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Work in Thermodynamic Processes. Energy can be transferred to a system by heat and/or work The system will be a volume of gas always in equilibrium Consider a cylinder with a movable piston As piston is pressed a distance Δ y, work is done on the system reducing the volume

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work in thermodynamic processes
Work in Thermodynamic Processes
  • Energy can be transferred to a system by heat and/or work
  • The system will be a volume of gas always in equilibrium
  • Consider a cylinder with a movable piston
    • As piston is pressed a distance Δy, work is done on the system reducing the volume

 W = -F Δy = - P A Δy

work in thermodynamic processes cont
Work in Thermodynamic Processes – Cont.
  • Work done compressing a system is defined to be positive
    • Since ΔV is negative (smaller final volume) & A Δy = V

 W = - P ΔV

    • Gas compressed  Won gas = pos.
    • Gas expands  Won gas = neg.
work in thermodynamic processes cont1
Work in Thermodynamic Processes – Cont.
  • Can only be used if gas is under constant pressure
    • An isobaric process (iso = the same) P1 = P2
    • Represented on a pressure vs. volume graph – a PV diagram
    • Area under any curve = work done on the gas
    • If volume decreases – work is positive (work is done on the system)
thermodynamics
THERMODYNAMICS

First Law of Thermodynamics

  • Energy is conserved
  • Heat added to a system goes into internal energy, work or both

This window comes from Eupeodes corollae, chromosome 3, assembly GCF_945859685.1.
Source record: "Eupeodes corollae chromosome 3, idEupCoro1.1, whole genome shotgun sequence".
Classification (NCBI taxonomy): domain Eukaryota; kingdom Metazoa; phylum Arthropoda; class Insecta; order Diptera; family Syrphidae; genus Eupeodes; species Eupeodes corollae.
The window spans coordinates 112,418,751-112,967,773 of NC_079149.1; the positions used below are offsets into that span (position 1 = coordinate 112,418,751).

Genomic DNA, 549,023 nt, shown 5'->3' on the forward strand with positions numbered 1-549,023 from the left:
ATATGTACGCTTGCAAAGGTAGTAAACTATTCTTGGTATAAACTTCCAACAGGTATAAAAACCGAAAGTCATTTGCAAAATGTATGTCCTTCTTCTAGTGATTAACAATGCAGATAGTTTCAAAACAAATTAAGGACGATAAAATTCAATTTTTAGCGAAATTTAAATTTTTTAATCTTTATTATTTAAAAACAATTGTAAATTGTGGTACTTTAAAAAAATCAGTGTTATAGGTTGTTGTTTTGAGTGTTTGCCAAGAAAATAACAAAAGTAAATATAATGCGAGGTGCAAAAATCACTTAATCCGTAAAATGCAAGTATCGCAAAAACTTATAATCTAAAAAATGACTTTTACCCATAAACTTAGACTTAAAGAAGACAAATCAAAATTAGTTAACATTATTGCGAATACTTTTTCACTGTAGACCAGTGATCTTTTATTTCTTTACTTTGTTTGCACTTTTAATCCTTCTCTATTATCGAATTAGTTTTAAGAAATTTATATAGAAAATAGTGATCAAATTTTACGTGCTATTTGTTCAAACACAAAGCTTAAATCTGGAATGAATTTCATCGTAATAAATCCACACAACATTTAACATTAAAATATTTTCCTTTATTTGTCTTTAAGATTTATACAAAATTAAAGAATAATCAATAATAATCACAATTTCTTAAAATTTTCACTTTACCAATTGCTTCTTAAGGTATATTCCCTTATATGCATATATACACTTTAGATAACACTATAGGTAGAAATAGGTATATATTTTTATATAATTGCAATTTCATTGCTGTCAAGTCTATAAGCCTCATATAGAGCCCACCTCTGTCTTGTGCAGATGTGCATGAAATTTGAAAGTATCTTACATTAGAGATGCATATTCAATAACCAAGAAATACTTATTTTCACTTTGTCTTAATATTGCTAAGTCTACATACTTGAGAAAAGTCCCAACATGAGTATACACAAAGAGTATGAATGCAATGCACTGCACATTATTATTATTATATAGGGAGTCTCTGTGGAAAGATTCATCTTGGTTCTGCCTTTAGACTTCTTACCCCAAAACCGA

• ΔU = Q + W
    • Heat added to system  internal energy  Q is positive
    • Work done to the system  internal energy  W is positive (again)
first law cont
First Law – Cont.
  • A system will have a certain amount of internal energy (U)
  • It will not have certain amounts of heat or work
    • These change the system
  • U depends only on state of system, not what brought it there
    • ΔU is independent of process path (like Ug)
isothermal process
Isothermal Process
  • Temperature remains constant
  • Since P = N kB T / V= constant / V
    • An isotherm (line on graph) is a hyperbola
isothermal process cont
Isothermal Process – Cont.
  • Moving from 1 to 2, temperature is constant, so P & V change
  • Work is done = area under curve
  • Internal energy is constant because temperature is constant

 Q = -W

  • Heat is converted into mechanical work
isometric isovolumetric process
Isometric (isovolumetric) Process
  • The volume is not allowed to change
    • V1 = V2
  • Since no change in volume, no work is done

 ΔU = Q

  • Heat added must go into internal energy  it
  • Heat extracted is at the expense of internal energy  it
isometric process cont
Isometric Process – Cont.
  • The PV diagram representation
    • No change in volume
    • Area under curve = 0
    • That is, no work done
    • The process moves from one isotherm to another
isobaric process
Isobaric Process
  • As heat is added to system, pressure is required to be constant
    • The ratio of V / T = constant
    • Some of the heat does work and the rest causes a change in temperature
    • Thus moving to another isotherm
    • Recall: changes in temperature = changes in internal energy

 ΔU = Q + W

adiabatic process
Adiabatic Process
  • No heat is transferred into or out of system
  • Q = 0

 ΔU = W

  • All work done to a system goes into internal energy increasing temperature
  • All work done by the system comes from internal energy & system gets cooler
adiabatic process cont
Adiabatic Process – Cont.